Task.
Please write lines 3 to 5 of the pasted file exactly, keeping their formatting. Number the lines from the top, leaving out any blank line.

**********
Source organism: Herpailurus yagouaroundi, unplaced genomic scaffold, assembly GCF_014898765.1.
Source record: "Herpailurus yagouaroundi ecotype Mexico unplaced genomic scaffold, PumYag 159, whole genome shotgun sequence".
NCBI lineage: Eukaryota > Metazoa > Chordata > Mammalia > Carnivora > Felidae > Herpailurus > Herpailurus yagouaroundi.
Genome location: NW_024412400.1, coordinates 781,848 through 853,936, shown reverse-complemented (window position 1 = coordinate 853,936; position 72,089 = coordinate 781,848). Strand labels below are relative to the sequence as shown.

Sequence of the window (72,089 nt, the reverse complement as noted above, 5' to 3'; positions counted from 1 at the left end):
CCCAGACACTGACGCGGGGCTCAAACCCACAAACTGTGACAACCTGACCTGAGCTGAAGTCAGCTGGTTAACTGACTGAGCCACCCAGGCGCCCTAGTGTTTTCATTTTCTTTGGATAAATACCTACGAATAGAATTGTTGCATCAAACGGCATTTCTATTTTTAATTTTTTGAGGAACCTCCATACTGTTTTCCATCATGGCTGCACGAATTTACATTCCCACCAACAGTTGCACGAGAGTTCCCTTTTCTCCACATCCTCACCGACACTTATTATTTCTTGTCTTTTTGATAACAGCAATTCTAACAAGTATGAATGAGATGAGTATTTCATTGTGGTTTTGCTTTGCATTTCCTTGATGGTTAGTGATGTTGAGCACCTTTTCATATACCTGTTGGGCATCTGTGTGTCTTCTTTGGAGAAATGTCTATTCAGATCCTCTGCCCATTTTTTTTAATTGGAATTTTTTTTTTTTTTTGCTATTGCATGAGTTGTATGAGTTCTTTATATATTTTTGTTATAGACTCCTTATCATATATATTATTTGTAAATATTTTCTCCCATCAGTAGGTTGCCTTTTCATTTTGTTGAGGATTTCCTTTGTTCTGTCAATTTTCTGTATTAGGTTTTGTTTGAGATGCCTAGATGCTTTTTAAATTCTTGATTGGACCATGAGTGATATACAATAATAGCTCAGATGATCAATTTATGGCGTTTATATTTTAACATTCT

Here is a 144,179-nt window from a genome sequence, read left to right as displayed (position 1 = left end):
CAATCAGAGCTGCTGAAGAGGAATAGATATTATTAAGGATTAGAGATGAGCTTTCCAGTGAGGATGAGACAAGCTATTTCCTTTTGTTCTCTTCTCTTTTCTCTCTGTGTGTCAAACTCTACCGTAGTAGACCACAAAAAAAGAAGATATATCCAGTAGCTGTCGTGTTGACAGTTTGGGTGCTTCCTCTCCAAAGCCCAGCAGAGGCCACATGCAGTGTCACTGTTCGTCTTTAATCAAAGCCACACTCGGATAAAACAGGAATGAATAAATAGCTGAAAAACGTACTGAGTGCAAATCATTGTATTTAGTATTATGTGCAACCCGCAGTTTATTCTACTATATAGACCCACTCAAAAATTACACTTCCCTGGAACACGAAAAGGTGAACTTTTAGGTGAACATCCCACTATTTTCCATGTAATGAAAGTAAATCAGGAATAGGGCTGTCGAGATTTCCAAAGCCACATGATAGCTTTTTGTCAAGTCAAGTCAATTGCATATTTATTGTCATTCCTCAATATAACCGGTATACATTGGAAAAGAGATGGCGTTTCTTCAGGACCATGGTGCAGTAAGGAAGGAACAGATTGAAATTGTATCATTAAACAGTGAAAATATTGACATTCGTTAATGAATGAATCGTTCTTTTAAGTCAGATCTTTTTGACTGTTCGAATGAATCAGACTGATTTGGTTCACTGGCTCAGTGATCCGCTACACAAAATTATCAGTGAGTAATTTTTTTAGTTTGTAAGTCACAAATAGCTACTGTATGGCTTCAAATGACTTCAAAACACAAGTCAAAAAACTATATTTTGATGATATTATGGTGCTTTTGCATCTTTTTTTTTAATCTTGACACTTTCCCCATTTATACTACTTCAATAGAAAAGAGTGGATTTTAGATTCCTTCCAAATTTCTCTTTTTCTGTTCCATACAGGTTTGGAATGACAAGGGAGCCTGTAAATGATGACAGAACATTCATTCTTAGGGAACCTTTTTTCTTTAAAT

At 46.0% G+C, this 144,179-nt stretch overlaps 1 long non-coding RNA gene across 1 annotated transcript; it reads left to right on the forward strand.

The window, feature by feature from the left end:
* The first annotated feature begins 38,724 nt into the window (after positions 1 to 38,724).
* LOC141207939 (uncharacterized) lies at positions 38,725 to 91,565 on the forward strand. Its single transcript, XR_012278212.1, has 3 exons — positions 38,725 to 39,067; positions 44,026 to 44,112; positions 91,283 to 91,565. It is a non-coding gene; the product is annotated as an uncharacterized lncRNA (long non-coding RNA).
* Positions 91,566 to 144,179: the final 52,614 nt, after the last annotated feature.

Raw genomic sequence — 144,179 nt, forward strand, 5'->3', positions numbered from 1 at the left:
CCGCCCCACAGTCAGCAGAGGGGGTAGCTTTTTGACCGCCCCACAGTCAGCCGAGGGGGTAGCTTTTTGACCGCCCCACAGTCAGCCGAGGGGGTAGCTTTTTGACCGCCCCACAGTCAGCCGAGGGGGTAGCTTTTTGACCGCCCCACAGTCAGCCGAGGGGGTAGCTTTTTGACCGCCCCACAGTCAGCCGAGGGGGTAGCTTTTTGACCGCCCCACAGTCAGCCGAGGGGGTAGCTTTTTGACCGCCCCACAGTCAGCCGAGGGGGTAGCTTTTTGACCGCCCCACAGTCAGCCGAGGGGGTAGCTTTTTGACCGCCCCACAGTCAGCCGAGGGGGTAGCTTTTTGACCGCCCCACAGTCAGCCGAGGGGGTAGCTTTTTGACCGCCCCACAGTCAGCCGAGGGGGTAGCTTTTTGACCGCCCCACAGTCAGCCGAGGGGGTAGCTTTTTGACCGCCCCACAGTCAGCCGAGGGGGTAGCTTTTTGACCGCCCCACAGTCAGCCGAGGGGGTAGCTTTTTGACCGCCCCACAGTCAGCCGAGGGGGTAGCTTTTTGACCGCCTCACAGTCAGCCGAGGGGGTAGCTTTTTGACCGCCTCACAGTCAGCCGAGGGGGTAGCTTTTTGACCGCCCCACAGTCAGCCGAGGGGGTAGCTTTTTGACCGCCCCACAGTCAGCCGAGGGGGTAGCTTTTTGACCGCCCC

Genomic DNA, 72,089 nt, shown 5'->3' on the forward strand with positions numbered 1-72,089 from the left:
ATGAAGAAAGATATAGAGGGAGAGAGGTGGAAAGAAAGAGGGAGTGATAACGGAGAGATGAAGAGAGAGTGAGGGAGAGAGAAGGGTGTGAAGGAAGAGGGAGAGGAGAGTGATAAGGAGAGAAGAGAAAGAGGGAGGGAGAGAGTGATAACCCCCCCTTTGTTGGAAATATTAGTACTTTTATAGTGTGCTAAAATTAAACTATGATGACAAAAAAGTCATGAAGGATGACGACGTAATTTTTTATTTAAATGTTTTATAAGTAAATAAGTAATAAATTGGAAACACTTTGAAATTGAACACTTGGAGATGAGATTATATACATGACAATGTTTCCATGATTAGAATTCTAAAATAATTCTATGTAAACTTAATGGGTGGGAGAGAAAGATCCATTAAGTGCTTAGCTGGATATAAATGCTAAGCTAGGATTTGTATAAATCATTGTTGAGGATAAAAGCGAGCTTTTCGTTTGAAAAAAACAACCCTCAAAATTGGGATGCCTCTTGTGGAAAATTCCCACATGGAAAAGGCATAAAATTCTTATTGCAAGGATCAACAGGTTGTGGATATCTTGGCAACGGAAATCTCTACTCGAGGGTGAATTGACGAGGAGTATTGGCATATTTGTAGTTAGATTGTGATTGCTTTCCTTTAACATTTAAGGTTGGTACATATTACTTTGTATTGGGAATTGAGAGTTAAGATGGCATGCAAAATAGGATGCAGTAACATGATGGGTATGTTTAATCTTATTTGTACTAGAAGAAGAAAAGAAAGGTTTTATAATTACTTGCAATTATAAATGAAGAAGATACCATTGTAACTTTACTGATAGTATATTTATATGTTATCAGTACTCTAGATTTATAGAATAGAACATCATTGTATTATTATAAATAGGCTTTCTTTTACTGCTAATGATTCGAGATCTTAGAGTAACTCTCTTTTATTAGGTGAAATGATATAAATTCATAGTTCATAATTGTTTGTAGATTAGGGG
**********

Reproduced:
NCBI lineage: Eukaryota > Metazoa > Chordata > Mammalia > Carnivora > Felidae > Herpailurus > Herpailurus yagouaroundi.
Genome location: NW_024412400.1, coordinates 781,848 through 853,936, shown reverse-complemented (window position 1 = coordinate 853,936; position 72,089 = coordinate 781,848). Strand labels below are relative to the sequence as shown.

Sequence of the window (72,089 nt, the reverse complement as noted above, 5' to 3'; positions counted from 1 at the left end):